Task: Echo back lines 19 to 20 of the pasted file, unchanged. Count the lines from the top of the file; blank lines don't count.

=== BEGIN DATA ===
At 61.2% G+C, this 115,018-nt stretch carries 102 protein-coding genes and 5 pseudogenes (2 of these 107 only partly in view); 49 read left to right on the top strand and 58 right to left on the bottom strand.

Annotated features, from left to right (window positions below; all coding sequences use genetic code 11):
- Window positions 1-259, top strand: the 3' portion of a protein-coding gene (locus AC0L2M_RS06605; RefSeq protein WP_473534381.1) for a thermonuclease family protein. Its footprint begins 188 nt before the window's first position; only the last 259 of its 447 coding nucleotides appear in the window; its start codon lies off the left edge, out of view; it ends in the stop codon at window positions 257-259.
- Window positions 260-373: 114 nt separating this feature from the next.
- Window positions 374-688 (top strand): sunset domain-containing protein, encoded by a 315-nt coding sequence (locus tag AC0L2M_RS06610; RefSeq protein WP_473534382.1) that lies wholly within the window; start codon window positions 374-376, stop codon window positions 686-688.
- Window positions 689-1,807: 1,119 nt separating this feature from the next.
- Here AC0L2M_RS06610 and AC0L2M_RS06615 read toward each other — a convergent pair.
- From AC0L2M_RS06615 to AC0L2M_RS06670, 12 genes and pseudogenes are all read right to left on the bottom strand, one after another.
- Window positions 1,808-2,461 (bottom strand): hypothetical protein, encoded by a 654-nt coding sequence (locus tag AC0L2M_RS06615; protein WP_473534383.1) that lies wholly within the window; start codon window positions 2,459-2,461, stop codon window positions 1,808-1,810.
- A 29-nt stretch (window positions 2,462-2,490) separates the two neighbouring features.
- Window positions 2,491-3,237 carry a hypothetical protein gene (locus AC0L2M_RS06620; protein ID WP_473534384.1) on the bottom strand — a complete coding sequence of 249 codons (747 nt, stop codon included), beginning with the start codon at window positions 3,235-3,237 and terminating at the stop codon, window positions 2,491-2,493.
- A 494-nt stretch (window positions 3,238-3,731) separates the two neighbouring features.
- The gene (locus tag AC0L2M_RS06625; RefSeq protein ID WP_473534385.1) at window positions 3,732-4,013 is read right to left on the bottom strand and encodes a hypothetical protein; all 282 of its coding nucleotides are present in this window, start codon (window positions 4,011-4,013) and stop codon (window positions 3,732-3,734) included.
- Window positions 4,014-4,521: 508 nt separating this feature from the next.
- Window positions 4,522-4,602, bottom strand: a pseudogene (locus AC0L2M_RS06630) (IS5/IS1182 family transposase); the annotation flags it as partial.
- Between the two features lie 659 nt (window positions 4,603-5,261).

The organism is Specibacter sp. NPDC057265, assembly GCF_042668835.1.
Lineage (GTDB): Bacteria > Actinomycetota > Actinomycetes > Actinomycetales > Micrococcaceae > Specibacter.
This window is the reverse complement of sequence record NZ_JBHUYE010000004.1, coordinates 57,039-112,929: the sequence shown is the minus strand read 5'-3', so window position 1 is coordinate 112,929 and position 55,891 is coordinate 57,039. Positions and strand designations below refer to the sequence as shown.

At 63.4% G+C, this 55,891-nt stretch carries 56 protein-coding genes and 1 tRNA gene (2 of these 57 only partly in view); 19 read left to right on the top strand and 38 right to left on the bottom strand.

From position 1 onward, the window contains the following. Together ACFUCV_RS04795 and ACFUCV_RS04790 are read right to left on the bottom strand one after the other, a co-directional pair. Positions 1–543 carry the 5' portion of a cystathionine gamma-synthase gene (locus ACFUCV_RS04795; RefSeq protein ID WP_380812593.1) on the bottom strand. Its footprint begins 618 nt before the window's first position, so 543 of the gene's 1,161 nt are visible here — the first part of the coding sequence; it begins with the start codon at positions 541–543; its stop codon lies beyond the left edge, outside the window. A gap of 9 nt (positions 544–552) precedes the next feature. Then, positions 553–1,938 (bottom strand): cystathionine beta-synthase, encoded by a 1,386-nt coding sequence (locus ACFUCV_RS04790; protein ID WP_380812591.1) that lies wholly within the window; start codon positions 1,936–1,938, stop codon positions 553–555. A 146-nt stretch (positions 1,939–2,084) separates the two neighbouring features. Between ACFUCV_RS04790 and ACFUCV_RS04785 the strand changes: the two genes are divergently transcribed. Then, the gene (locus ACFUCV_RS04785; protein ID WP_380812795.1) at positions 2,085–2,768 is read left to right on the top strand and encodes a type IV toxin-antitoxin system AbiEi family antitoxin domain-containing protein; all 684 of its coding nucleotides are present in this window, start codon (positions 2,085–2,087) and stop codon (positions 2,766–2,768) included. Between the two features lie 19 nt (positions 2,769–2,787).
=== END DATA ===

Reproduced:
This window is the reverse complement of sequence record NZ_JBHUYE010000004.1, coordinates 57,039-112,929: the sequence shown is the minus strand read 5'-3', so window position 1 is coordinate 112,929 and position 55,891 is coordinate 57,039. Positions and strand designations below refer to the sequence as shown.

At 63.4% G+C, this 55,891-nt stretch carries 56 protein-coding genes and 1 tRNA gene (2 of these 57 only partly in view); 19 read left to right on the top strand and 38 right to left on the bottom strand.